The restaurant is a former state enterprise that closed last year and
reopened as a cooperative, yet the new staff was never given a chance to
select its leader

“How can we elect the administrator when he was the one who hired us?”
said the woman, who declined to give her name and didn’t seem to know if
he was also new or the only remaining staff member of the place from
when it was run by the state.

Karabali, which lies across Havana Bay, is a clear success.

The club is in a prime location on a strip where thousands of young
people go out to have fun from evening to dawn, strolling 23rd Street
from the famous Copelia ice cream parlor and former Hilton hotel down to
the seaside drive.

The 21 cooperative members plan to remodel Karabali, starting with the
cafeteria, which was left in shambles by the state.

“After finishing the cafeteria we plan to invest our money to make other
improvements,” said Alom, the bartender.

Each member of the cooperative earns 750 pesos ($31) a month, three
times the 250 pesos they received when it was state-run. They also
divide up the profits every three months.

“We are free from the regulations of state businesses,” said the
cooperative’s accountant, Ariel Rodriguez. “We all feel this place is
ours. No extraterrestrial tells us what is good and bad, when and how to
pay wages, what artist we can hire or who will do our repairs and


Most of the cooperatives visited by Reuters fell between the extremes of
the Divina Pastora and Karabali.

The Bella Bella 2 de Belleza Cooperative, once a well known state-run
beauty parlor in Vedado, has been reborn as a cooperative and competes
with private businesses by appealing to a less affluent clientele.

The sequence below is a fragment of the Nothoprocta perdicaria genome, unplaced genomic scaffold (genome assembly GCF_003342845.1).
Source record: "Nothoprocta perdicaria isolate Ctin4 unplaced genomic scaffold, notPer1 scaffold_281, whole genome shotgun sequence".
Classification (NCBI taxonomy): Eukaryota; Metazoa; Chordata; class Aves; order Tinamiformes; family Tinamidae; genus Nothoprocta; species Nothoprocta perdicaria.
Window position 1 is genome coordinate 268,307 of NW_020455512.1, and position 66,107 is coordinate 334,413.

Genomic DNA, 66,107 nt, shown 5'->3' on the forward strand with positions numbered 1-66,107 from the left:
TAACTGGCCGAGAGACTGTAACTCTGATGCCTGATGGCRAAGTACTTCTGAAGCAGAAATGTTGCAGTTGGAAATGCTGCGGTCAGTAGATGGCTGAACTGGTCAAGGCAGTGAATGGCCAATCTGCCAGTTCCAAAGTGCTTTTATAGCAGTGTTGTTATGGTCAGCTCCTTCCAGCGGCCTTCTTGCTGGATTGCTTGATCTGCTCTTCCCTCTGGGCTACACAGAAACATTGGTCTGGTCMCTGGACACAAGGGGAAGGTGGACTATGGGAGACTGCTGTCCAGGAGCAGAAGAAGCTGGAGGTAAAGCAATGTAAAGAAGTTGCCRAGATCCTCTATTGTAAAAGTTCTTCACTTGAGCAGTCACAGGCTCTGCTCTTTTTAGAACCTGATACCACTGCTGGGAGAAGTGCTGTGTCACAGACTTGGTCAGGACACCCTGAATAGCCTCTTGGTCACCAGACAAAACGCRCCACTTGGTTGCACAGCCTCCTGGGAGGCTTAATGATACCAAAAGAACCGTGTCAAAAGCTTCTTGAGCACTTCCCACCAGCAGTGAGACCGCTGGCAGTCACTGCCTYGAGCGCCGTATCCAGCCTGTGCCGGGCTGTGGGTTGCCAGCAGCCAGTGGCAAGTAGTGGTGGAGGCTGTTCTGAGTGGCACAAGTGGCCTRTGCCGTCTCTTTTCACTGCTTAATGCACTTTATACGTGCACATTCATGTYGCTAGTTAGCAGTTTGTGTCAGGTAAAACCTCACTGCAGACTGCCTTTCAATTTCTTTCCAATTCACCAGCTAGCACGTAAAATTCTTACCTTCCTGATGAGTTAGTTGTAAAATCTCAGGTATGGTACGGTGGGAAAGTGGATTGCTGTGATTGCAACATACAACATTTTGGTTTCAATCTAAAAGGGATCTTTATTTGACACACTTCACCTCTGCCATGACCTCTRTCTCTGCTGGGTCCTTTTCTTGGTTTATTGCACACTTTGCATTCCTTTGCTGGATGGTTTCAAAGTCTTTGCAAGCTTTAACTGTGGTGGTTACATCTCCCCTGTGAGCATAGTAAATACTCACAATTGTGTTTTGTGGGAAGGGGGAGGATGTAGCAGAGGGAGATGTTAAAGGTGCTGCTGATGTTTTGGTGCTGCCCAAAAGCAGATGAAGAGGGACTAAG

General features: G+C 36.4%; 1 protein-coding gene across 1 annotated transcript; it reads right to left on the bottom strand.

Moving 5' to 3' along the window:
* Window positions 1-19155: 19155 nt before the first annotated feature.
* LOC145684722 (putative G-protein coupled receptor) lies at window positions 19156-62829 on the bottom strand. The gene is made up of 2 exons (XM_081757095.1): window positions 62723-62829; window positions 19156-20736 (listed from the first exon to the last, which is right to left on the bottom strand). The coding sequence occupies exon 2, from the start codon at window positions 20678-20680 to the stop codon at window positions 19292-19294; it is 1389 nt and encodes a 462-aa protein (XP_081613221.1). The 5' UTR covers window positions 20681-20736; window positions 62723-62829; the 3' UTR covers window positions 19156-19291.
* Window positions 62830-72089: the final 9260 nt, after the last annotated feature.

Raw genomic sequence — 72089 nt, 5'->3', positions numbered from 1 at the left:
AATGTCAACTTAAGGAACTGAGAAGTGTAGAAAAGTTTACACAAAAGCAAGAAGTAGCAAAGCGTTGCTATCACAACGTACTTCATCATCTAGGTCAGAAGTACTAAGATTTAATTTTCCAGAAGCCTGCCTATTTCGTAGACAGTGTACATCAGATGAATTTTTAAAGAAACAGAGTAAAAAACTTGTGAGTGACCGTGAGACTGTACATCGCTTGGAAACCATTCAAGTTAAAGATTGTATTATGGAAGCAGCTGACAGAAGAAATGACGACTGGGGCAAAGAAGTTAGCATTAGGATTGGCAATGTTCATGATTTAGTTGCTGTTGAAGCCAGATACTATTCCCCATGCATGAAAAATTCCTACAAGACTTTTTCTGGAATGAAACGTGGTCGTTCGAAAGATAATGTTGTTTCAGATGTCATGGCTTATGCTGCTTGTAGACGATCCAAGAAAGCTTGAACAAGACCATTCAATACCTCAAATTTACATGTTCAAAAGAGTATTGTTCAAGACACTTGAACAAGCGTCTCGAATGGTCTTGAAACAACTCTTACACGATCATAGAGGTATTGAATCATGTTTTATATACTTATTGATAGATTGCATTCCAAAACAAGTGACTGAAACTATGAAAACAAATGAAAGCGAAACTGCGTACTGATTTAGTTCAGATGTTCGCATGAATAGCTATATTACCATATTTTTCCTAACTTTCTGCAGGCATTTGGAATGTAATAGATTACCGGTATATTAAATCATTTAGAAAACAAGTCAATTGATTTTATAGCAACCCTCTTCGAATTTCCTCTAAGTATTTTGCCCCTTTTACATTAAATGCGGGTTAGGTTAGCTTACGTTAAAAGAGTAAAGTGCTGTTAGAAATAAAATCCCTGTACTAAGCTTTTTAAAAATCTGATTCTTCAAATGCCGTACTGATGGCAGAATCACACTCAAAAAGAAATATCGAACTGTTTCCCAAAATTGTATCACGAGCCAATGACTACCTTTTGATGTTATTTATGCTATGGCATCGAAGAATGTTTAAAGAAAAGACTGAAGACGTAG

“We have set prices higher than when we were a state company, but less
than prices on the street (at private businesses),” said hair stylist
Sandra Menendez, who now makes 7,000 pesos ($292) per month as a
cooperative member, compared with 400 pesos ($17) plus tips when she
worked for the state.

But others at the 27-member cooperative grumbled about a domineering
former administrator turned president, or about their pay.

“We have some benefits, but my salary is more or less the same as when
this wasn’t a cooperative,” said Danisley Napoles, a manicurist whose
job is less specialized than that of a stylist and brings in less revenue.

The law governing cooperatives allows for an unlimited number of members
and the use of contracted employees on a three-month basis. Members
elect their officers and also participate in decisions ranging from pay
scales to investment.

“Cooperatives have priority over small private businesses because they
are a more social form of production and distribution,” Marino Murillo,
who heads the Communist Party’s commission to revamp the Soviet-style
economy, told the National Assembly in December.

Murillo said they paid less taxes and had some access to the state’s
wholesale system while private businesses have to buy their supplies at
retail markets and outlets.

Still, it is the government that makes the decision on whether a state
business is turned into a cooperative and the existing employees are
given no say. They either accept it or are laid off.

That top-heavy approach, a lack of adequate training and Cuba’s poor
business environment all weigh on cooperatives and their success or
failure depend largely on how well prepared their leaders and members are.

A state television program called the Culture of Cooperatives runs on
Sundays, focusing on their history, the law and management. The Cuban
economist said the show is a good start to giving cooperatives training
but that the government needs to do more to help them succeed rather
than rush to create them without proper support.

“They should put on the brakes a bit, move slowly and put more emphasis
on quality over quantity,” he said. “And most of all, improve training.”

(Reporting by Marc Frank and Rosa Tania Valdés; Editing by Daniel Trotta
and Kieran Murray)

Source: Cuba looks to cooperatives to slow rise of capitalism | Reuters